What to Do with Your Successful MVP?
So, your MVP has met your goals. Now what?
Whether you go with the traditional approach or the incremental improvement approach, the next step is the same. in many cases, when an MVP is being developed you may not consciously choose one philosophy over another.
The next step should involve going back to what you planned to do before you started planning your MVP. If you create your MVP as if it is meant to exist in isolation from what you do in your larger projects a couple of things can happen.
For one thing, people will likely have a harder time finding your product. Then, no matter how well it is designed, it won’t serve your target users.
Further, if your product doesn’t serve your target users it won’t serve your larger organization. That means that all of the time, energy, and resources that you put into your MVP are doomed to never pay off.
Any time that you make an MVP, you should treat your MVP just like you would any other initiative that your organization takes on. That means giving your MVP the time and budget that it needs and deserves to become a fully-functioning product.
It also means keeping an eye on the product even if you consider it “finished” after it becomes available to the public. Promote your application through your organization just like you would any other event, product, or service that your organization wants its customers, clients, and wider audience to know about and take advantage of.
Once again, taking this attitude will help both your audience and your organization get the most out of your application.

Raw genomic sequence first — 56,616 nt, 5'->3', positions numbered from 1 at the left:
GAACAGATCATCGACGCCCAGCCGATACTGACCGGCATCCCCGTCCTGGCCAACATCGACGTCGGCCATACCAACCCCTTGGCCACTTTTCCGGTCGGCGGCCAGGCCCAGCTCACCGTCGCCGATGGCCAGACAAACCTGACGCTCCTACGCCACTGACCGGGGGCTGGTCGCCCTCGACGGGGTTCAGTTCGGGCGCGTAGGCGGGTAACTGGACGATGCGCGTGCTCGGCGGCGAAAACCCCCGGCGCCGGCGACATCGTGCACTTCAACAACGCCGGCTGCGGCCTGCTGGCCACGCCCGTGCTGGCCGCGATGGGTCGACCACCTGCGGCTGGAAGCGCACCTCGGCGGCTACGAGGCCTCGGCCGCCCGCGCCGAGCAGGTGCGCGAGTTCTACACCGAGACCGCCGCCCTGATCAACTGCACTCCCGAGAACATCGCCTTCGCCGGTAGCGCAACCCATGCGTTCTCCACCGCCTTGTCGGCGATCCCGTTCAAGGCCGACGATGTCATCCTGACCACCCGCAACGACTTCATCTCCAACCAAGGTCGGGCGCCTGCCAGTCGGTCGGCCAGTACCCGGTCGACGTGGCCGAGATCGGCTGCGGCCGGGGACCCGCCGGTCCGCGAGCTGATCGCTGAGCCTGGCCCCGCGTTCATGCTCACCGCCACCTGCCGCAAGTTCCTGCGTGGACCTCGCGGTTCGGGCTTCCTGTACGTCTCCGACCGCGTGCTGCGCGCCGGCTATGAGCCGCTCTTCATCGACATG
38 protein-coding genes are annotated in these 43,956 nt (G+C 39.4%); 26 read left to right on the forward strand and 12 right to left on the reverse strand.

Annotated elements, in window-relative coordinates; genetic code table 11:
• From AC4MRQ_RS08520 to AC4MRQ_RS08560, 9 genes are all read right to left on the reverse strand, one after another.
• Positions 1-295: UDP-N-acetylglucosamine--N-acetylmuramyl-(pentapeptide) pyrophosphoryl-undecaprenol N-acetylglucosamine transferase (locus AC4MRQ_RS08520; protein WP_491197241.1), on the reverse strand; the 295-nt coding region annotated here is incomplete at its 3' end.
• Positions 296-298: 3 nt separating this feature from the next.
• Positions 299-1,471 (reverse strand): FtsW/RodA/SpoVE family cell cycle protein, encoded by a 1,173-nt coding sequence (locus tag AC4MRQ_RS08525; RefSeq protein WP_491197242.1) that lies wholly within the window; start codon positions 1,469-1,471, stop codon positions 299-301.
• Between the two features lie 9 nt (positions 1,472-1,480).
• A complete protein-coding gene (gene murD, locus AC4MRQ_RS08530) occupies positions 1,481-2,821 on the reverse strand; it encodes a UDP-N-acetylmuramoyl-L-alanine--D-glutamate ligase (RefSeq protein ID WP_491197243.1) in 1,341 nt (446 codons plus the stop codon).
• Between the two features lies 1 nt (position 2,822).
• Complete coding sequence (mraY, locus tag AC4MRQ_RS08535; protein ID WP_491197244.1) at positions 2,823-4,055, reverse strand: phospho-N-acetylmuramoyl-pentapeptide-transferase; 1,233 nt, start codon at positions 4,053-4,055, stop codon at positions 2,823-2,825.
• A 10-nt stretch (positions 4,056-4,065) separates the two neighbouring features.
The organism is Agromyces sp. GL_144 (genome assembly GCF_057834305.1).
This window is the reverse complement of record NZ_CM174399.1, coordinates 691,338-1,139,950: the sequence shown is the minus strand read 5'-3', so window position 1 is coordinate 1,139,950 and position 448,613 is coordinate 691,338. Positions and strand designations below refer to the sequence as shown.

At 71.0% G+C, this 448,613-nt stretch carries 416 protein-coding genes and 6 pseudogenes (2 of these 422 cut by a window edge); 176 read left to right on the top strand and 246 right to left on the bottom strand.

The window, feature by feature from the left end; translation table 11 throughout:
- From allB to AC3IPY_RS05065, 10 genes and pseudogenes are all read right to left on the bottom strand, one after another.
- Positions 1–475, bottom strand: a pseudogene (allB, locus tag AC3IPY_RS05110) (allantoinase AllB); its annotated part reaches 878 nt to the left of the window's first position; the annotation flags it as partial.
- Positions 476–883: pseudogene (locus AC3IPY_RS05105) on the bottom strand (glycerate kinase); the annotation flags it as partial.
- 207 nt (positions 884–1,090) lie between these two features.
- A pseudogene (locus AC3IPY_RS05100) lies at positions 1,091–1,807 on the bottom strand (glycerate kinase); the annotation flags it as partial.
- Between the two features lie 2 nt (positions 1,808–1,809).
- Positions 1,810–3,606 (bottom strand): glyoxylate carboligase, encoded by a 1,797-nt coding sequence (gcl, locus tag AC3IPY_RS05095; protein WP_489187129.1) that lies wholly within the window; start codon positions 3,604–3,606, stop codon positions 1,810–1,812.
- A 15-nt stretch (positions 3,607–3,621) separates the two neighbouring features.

Revisiting the MVP stage can take two basic forms which can be but are not necessarily related to the MVP philosophy that you took initially.
If your new MVP idea is meant to offer a drastically different functionality from your first MVP, it may be easiest and cheapest for you to start over. This can also be the case if you took the traditional approach to your first MVP, making it difficult to change or add to.
This doesn’t mean you need to forget all about your original MVP. Even if you’re starting over from scratch you will probably have some content from your original MVP that you can reuse.
This could be digital artifacts like images, custom color schemes, images, &c. Much of the usability research that you (hopefully) conducted while working on your original MVP will probably carry over as well.
If your new MVP idea is an expansion of your original MVP or the goal is adjacent, you should be able to create the new MVP as a new edition or addition to the original project, potentially saving you and your organization time and money.
This is more likely to be the case if you created your initial MVP with the Incremental Improvement Philosophy but even if you went with the traditional philosophy you may be able to reuse the original MVP as a building block or stepping stone to your new product.